For a couple of days I involved myself with the blogsite run by Diane Ravitch.  I engaged because she had posted an article and commentary on that article that I thought got to many important issues important to the current situation that is our educational system. That article, I thought, took to task both those I think to be bad players (the Bush administration, the DeVos department of education) and those who I think think they are on the side of good, maybe, but really are not, the current leaders of the democratic party, the neoliberal crowd that sees education to be little more than a training program for docile workers who will serve the entrepeuneur class so that it may become more wealthy while the workers get just maybe enough to get by and are appreciative of the crumbs, enough so that they will love the system that screws them.

So, I write long pieces to that blog site and get a reasonable number of responses, some supporting what I say, some arguing against what I say, some inviting further conversation, all of this good, a good discussion of important things.  Then I write something that obviously was taken by Ms. Ravitch to be a criticism of Ms. Ravitch which definitely was a criticism of Ms. Ravitch because some of what she had done and supported in the past still haunts the world, namely her participation in the fashioning, implementation, and enforcement of the G. W. Bush educational policies that came to be known as No Child Left Behind.

Yes, though Ms. Ravitch managed to somehow convince the world that she had had an epiphany and was not longer in favor of brutily top down memorization oriented instruction, the historical record shows that she certainly did favor such and was an important player in the regime.  One note I sent to her site that drew a particularly nasty response contained mention of my problem with the historical revisionism, maybe worse, that was allowing some, Hillary Clinton and Ms. Ravitch, to offer passionate praise for the Bush family matriarch who had recently died, Clinton going so far as to deem the Bush Family and “extraordinary one,” and not for the extraordinarily cruel and inhumane things it has sponsored–the Iraq war and the concomitant torture that accompanied it, the lying, the cheating–remember the outing of Ms. Plame?–the deception, the outright violation of basic principles of decent human conduct, and, of course the never-think-again mandates of NCLB.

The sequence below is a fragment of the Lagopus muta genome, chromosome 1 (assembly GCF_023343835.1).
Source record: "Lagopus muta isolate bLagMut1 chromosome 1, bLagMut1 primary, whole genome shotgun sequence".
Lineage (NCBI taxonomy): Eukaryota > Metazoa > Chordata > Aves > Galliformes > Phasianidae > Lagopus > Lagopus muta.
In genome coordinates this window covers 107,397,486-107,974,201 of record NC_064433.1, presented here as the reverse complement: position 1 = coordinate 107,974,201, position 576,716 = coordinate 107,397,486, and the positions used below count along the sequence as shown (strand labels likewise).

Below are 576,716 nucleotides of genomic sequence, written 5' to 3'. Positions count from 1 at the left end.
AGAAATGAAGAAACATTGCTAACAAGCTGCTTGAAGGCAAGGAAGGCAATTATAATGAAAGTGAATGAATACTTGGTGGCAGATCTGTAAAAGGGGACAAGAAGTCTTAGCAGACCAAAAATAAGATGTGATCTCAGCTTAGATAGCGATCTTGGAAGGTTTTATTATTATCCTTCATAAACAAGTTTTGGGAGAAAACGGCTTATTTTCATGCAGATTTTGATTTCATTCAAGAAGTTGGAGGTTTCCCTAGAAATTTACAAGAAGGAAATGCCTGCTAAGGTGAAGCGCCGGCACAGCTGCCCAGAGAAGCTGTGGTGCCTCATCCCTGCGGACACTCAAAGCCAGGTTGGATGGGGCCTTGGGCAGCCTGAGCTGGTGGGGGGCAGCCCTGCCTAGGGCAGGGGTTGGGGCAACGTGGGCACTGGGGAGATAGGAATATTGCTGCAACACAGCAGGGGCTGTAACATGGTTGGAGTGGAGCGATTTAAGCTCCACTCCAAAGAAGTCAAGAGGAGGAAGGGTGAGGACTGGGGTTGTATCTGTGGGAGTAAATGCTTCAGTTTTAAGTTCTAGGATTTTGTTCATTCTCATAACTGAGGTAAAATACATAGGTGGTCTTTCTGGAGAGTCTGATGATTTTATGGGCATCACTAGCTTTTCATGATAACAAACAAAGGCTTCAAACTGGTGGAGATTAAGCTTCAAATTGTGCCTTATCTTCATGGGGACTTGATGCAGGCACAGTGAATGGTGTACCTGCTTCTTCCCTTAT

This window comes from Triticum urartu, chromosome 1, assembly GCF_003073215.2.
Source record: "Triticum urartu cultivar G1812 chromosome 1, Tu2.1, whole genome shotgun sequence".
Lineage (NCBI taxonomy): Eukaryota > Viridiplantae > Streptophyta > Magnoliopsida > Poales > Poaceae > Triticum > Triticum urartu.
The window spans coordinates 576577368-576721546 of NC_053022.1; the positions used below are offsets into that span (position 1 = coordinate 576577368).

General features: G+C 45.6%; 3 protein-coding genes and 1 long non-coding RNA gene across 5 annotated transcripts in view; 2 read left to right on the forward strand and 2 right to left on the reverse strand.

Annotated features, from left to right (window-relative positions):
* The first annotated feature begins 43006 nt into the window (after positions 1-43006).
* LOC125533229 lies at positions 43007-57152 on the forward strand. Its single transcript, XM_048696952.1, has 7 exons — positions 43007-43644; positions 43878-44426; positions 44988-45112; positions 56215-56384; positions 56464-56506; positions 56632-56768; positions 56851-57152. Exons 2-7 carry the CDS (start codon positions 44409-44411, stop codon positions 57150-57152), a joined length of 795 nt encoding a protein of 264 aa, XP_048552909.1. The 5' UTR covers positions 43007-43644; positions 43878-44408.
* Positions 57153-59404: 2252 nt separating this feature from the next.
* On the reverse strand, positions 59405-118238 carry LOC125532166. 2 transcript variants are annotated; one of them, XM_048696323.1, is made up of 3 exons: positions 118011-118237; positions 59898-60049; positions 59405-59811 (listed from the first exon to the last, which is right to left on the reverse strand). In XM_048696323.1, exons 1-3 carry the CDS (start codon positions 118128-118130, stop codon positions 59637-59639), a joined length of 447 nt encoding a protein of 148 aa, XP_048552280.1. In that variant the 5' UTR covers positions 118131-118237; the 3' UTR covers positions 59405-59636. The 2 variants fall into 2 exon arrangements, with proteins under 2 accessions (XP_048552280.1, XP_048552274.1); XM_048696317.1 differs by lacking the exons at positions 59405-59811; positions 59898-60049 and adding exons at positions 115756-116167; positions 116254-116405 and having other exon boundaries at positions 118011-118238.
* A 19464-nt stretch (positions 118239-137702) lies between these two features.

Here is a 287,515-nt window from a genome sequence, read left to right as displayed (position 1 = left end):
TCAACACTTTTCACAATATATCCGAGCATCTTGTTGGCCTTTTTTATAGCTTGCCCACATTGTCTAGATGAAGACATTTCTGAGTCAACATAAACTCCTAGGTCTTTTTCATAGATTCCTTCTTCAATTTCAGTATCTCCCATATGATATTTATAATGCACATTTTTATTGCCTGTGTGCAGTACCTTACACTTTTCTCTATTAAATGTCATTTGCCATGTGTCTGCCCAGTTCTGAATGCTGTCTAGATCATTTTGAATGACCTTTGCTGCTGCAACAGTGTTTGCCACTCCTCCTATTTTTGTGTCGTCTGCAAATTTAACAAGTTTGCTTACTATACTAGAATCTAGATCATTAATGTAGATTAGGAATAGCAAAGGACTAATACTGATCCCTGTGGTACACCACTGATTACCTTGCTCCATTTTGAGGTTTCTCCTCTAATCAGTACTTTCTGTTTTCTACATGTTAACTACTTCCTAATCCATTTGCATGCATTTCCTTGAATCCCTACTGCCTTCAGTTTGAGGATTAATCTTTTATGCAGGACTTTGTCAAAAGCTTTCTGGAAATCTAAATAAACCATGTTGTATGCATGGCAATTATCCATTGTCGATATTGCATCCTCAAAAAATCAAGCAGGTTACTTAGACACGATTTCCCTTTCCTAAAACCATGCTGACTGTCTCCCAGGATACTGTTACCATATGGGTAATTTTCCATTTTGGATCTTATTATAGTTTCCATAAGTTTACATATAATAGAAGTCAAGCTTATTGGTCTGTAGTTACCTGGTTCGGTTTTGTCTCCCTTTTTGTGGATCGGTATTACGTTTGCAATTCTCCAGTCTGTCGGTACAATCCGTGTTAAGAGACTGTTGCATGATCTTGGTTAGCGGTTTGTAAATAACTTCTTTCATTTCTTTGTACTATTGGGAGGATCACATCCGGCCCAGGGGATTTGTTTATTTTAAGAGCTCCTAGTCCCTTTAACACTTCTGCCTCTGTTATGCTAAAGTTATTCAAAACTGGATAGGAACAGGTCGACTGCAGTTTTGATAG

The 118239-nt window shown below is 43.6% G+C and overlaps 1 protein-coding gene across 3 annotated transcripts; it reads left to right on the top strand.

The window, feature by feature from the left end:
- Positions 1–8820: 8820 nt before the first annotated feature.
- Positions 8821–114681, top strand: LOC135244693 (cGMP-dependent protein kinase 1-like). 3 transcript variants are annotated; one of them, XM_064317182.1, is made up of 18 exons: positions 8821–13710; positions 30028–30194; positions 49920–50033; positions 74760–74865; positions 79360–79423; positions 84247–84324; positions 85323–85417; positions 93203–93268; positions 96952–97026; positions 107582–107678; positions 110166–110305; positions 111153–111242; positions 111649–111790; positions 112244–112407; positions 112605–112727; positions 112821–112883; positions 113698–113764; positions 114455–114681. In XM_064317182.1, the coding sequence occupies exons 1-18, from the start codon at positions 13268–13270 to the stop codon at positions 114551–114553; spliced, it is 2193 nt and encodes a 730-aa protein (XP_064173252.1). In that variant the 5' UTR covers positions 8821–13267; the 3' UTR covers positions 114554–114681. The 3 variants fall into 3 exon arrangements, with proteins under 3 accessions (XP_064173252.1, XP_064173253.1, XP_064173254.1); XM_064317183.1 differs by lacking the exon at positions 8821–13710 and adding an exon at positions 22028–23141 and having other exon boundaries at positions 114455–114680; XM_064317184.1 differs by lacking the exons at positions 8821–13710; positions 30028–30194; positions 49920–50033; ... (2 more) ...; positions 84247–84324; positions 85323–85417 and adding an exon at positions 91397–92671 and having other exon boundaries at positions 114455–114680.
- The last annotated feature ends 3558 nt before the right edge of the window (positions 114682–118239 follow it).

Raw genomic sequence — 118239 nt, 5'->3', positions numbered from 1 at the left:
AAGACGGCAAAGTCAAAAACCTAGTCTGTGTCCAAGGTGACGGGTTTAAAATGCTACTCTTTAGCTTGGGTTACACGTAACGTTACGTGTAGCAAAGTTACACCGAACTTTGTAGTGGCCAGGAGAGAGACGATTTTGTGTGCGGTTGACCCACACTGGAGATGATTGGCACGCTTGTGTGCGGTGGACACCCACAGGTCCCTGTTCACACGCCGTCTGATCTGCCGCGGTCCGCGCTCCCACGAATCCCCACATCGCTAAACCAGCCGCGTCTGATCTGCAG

I was pretty much told by Ms. Ravitch that I was being cruel and insensitive, that I was not being humane in my dealing with the death of a woman such as Barbara Bush.  I responded that I could be sympathetic to loss but that such did not and should not cause me to be praiseful of an individual who, in the broad scope of things, deserved at least as much public scorn as praise for the things she enabled members of her family to do, the number of horrible things she supported by supporting her husband and her sons.

And yes, I had a personal and personally public grudge that I will never be able to settle, the absolutely horrific period of my life under the Bushes as a professor involved in the teaching of teachers, a 10 or 12 chunk of my career during which I was being force to teach as NCLB mandidated I teach so that the teachers I was teaching would do exactly what that fucked up policy said they had to do which was to acclimate students to a life in which they were to without reasoning do what those in authority were telling them to do.